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The Struggle is Real

I have a lot I want to say and here is a warning before you dig into reading, I will be saying a lot in part. This is because the best way to put out my idea is through my podcast “Metamorphosis with Tobi” or on my blog.

Just because it is still Black history month, and we are really pushing for this thing called “Diversity.” I am certain I am not the only one thinking about the spread of the so-called Diversity, especially in February Black History Month. It makes me wonder if the diversity that these companies or schools display on social media is true. You see advertisements, posters, quotes, and all from companies, they use a black person or a person of color just to show diverse and inclusive they are in employing workers in their establishments.  I am not oblivious to the reality that yes there are those who are diverse or striving genuinely to do it. I have heard personal stories of how during Black History month, a person of color’s picture will be put up but, such a person is treated otherwise. I know that there are those who are genuine and treat people of color justly, but this is for those who pretend.

Walker-DeVose et al. (2019), “Diversity is reviewed as inherently benefiting white students as ‘students  of  color  are  admitted  so  that  they  can  help  White  students become more racially tolerant, liven up class dialog, and prepare white students for getting a job in a multicultural, global economy” (p.357). Okay, I am in shock. The educational sphere is not left out. Asides from the issue of being a person of color which naturally makes you a minority student, have you tried counting how many of your professors are people of color. I may be wrong, but I am aware that these things sometimes have little to do with departments. For instance, we may have more Asians in Chemistry or mostly white people in the criminal justice department.

Porter et al. (2020) research draws my attention, “Just being present on campus in full-time faculty positions does not mean Black women are welcomed with open arms into the academy, given the necessary support to progress through tenure and promotion, or paid equally for their labor” (p.678). On average, once you are not white, the struggle is real. Multiple jeopardies is a form of oppression that a black woman deals with all her life. Even in academia, her being, survival, visibility, and relevance are based on a narrow and sectional set of expectations from her white, male colleagues. Then, this brings me to the issue of citational politics.

It is interesting to know that citational politics is an issue in 2021. “Cite Black Women is a Black feminist intellectual project, praxis, and global movement to decolonize the practice of citation by redressing epistemic erasure of Black women from the literal and figurative bibliographies of the world” (Smith 2021, p.12). If we keep citing white, male authors or a particular set of people, it means that knowledge is drawn from a limited/divided set of experiences. Thus, higher education is in dire need of decolonization. You do it, I do it, we do it unintentionally.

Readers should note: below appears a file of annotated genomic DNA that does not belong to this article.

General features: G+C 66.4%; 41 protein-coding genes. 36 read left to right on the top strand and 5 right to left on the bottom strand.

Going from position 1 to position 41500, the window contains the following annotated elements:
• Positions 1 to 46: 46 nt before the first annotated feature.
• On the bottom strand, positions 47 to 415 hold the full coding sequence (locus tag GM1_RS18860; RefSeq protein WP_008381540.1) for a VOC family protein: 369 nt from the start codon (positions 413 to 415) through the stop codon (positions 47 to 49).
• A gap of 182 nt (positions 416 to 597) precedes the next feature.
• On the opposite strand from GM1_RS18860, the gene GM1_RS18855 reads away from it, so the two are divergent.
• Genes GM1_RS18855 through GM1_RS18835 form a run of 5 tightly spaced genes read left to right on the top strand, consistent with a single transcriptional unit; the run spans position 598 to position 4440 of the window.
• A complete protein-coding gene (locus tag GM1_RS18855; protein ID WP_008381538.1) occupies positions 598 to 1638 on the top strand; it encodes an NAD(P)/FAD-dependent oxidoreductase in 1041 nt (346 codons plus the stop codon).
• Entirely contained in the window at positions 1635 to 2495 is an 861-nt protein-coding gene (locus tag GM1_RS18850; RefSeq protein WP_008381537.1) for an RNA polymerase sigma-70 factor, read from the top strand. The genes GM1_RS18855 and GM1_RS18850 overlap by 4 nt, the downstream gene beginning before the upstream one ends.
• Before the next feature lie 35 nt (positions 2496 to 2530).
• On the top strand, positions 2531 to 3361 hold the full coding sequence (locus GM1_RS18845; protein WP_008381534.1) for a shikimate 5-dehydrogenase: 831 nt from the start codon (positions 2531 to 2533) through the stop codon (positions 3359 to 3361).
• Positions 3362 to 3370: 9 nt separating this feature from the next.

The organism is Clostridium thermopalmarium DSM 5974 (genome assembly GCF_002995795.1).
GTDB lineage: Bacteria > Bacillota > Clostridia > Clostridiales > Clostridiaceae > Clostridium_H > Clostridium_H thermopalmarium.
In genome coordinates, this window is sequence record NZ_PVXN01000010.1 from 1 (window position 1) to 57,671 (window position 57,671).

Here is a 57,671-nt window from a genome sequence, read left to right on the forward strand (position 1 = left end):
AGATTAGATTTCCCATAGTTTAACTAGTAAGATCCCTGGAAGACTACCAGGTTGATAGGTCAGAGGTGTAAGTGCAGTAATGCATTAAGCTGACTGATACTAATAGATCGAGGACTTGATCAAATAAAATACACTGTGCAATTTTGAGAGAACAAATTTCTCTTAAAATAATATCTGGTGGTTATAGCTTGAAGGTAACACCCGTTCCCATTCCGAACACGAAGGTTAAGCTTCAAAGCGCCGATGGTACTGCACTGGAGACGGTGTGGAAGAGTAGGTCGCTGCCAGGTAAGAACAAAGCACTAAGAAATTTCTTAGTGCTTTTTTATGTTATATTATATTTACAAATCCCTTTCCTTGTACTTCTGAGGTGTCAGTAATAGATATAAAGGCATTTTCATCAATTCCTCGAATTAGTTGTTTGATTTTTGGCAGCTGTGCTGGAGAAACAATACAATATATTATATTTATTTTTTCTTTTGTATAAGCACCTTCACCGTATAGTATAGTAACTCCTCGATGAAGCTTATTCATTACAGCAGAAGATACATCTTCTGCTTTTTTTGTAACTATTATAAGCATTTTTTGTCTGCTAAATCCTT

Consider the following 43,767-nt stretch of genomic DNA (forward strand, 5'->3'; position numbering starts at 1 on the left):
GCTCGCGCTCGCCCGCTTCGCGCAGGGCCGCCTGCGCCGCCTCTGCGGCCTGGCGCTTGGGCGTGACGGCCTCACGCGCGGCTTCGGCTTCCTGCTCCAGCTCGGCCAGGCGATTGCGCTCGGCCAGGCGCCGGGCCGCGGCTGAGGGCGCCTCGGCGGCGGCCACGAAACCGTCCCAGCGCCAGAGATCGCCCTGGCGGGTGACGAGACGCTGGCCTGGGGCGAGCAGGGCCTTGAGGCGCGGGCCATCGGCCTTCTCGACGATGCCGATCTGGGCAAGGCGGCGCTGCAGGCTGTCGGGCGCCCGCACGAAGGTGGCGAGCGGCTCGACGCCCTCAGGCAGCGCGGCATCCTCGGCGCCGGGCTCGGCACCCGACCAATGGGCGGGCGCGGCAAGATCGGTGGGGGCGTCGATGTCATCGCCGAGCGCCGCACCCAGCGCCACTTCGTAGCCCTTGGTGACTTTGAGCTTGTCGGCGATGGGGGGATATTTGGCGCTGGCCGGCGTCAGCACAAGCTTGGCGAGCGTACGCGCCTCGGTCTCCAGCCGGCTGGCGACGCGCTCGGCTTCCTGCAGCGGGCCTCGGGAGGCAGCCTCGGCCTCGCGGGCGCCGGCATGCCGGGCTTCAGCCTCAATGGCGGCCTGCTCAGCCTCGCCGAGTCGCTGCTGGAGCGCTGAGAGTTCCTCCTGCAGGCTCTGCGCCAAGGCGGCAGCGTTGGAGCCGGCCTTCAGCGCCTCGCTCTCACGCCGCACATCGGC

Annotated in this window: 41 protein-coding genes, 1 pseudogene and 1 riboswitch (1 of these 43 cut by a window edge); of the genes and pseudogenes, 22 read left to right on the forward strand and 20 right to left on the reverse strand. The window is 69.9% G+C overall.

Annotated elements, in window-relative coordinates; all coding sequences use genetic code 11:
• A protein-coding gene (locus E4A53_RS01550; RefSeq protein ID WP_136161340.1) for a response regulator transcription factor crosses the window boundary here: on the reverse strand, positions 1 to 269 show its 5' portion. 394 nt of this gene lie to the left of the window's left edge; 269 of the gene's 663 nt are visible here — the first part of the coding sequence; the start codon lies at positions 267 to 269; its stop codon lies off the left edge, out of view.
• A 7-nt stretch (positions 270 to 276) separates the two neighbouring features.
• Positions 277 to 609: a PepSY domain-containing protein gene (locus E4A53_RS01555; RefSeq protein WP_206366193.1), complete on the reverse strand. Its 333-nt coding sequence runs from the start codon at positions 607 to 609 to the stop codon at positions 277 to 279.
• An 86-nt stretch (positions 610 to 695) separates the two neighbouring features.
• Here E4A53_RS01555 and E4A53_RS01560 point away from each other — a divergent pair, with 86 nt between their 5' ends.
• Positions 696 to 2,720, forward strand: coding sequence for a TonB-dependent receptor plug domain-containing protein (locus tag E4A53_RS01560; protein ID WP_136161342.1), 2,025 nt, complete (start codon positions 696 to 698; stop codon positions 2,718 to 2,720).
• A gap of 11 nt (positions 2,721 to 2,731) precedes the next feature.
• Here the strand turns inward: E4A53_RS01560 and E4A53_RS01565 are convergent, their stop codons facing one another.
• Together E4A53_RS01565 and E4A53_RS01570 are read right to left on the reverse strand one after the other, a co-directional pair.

Note, even the term “Person of Color” infuriates me because I wonder if being black indicates the color black, then white is what, not a color?

What do you think about slavery? If you think it has ended, then you are misled. Bryan Stevenson says, ‘slavery didn’t end in 1865, it just evolved.’ I am angry, and my anger is a response to injustice. My anger is not that of the whites’ “controlling image or stereotype” that is being used to naturally describe a black woman as an angry woman.

I think I just put my keyboard to rest here, all cannot be said in one post. I leave to write another day.


Porter, C. J., Moore, C. M., Boss, G. J., Davis, T. J., & Louis, D. A. (2020). To Be Black Women and Contingent Faculty: Four Scholarly Personal Narratives. Journal of Higher Education91(5), 674-697.

Walker-DeVose, D. C., Dawson, A., Schueths, A. M., Brimeyer, T., & Freeman, J. Y. (2018, November 30). Southern assumptions: Normalizing racialized structures at a university in the Deep South. Race, Ethnicity and Education. Retrieved February 21, 2022, from  

Published by Tobi Oloyede

Tobi Oloyede is a young visionary with a flair for personal and population developments. Rather than being pinned down by the challenges around her, she is dedicated to learning new ideas and getting the best out of life. She is one that is inspired by the popular Yoruba saying, "Ona kan o wo oja- There is no one/single route to the market." She holds her first degree in English and Literary Studies from the Ekiti State University, Nigeria, a Master's degree in Gender and Diversity from East Tennessee State University, and is currently a Sociology graduate student at Georgia Southern University. Writing is one of the several other things she loves to do and she brings it upon herself to make the world a better place through her writings. For her, 'the pen is always mightier and with it, she speaks volumes.' BE THE LIGHT, BE THE CHANGE…A BETTER YOU, A BETTER WORLD.

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